Daddy with kids playing video game at home

Parents getting divorced have a lot to consider and a lot of negotiating to complete before they agree on a parenting plan that will be in their child’s best interest that both can agree to sustain long term. The parenting plan lays out all of the custody, residential time and visitation regarding your children so it is extremely important. Make sure you know what it contains and, possibly more important, what it should contain.

Every divorce case is different. Due to the differences between cases, no two parenting plans will be the same either. The specifics will depend on your particular situation, but generally speaking, your parenting plan should include and address the following.

Residential Schedule: Possibly the biggest part of the co-parenting lifestyle, the parenting plan lays out where the child lives in exact detail. The breakdown will vary, but the regardless of what form of custody, visitation, etc. you agree on, it will be laid out clearly here in the residential schedule section of your parenting plan.

Holidays: Parenting plans will address how holidays will be divided in connection to the children and the time they spend between their parents. When it comes to the most common setup, most parenting plans split holidays between parents. This is often accomplished by alternating holidays. For example, the father may spend Christmas with the children on even years while the mother spends Christmas with the children on odd years.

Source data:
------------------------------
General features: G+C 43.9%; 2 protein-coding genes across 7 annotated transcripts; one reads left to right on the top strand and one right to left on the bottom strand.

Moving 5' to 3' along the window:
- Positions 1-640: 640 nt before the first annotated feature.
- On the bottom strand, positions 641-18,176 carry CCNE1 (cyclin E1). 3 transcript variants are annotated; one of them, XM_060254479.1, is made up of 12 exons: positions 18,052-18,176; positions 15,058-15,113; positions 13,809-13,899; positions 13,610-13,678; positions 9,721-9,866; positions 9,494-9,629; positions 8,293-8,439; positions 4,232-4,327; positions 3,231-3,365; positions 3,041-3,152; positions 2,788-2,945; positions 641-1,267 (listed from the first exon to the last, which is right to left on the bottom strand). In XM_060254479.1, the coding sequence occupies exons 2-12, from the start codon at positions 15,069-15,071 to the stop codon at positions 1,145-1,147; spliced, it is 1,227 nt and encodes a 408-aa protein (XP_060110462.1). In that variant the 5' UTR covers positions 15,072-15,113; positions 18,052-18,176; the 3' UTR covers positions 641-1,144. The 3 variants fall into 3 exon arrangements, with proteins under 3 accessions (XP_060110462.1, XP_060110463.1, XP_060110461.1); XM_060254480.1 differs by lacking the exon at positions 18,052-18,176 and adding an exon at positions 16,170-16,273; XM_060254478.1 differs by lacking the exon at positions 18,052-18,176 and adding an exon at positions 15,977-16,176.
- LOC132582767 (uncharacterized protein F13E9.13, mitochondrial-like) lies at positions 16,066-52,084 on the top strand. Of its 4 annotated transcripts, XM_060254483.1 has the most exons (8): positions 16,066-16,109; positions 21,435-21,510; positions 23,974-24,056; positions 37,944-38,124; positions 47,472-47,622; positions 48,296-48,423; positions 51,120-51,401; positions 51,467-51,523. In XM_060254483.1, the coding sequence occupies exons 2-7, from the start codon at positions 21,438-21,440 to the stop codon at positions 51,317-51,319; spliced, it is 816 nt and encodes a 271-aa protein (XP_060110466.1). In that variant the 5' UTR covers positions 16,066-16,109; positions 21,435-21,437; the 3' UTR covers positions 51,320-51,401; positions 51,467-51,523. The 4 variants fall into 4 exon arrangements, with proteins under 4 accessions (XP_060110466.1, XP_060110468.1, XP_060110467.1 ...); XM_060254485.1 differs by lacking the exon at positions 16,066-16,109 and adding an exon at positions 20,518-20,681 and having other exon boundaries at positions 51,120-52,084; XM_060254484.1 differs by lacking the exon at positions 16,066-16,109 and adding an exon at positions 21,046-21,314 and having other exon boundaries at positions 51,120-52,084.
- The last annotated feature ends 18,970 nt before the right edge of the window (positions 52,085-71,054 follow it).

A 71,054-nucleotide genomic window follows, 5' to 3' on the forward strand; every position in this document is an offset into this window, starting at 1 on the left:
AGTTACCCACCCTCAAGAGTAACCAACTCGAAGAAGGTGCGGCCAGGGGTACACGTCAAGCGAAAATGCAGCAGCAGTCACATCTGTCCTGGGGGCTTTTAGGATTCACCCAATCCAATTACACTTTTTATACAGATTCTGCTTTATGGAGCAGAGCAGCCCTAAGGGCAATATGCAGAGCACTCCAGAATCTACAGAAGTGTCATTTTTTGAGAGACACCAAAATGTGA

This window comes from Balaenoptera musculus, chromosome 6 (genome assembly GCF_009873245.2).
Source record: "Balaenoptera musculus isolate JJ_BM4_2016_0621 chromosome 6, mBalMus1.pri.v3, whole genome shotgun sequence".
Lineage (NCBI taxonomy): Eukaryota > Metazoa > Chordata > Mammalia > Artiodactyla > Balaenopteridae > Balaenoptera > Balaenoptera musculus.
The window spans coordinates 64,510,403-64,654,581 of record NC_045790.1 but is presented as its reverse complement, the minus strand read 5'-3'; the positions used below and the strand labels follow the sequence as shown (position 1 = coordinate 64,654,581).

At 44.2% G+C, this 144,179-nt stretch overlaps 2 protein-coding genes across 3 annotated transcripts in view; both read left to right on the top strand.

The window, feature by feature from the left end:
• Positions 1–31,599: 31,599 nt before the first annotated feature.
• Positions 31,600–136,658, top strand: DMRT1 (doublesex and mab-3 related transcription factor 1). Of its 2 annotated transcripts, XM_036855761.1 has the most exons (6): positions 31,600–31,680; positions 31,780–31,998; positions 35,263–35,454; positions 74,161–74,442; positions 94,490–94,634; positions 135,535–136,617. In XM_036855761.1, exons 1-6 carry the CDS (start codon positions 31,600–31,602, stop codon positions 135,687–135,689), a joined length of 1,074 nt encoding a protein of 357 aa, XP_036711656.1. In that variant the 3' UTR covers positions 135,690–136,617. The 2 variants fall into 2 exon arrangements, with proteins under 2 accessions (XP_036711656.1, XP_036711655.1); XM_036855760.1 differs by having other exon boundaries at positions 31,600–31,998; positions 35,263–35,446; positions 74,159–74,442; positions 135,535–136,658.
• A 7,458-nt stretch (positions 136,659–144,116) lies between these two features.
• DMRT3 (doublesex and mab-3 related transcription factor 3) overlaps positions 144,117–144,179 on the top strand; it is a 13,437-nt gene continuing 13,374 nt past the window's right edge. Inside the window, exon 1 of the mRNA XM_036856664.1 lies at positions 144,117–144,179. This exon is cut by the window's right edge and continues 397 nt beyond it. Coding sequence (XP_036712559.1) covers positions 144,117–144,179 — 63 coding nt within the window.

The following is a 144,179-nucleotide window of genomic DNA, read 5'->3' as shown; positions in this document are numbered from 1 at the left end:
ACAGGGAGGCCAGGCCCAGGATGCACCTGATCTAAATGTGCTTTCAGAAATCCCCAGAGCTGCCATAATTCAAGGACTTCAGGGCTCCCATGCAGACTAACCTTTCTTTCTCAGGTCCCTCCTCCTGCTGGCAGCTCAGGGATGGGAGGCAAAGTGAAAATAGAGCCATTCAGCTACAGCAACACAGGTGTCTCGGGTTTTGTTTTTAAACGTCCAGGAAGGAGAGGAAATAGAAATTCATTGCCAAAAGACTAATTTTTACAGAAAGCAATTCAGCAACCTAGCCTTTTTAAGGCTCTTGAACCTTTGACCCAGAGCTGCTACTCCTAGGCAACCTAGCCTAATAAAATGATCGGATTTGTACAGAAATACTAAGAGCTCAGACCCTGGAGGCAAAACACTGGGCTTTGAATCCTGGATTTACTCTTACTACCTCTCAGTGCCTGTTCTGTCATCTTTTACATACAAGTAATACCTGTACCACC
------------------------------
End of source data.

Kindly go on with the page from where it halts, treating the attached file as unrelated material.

School Breaks: Children look forward to every school break and many parents do as well. It is very important that school breaks are included in the parenting plan so that there is no contention later regarding who has the kids during which breaks. School breaks can be divided however best suits the situation, but common methods of dividing school breaks include alternating breaks (father having fall break with mother having spring break with winter and summer breaks split between the two) or splitting all school breaks; for instance the father receiving the first half of the break and the mother receiving the second half of the break.

Decision Making: When a child is in the care of their parent, that parent has the ability to make immediate decisions like what to eat, where to go, etc. But when it comes to making major life choices about education, health care, religion, etc. the parenting lays out who has the authority to make what decision. Most parents have joint decision-making powers. This means they work together to make major decisions. But parenting plans may limit this power in certain areas or entirely depending on the situation.

If you have questions about your parenting plan or if you aren’t sure what to include in your parenting plan, please get in touch with one of the experienced divorce attorneys at Aronow Law PC so we can help you avoid co-parenting stress after the divorce is final.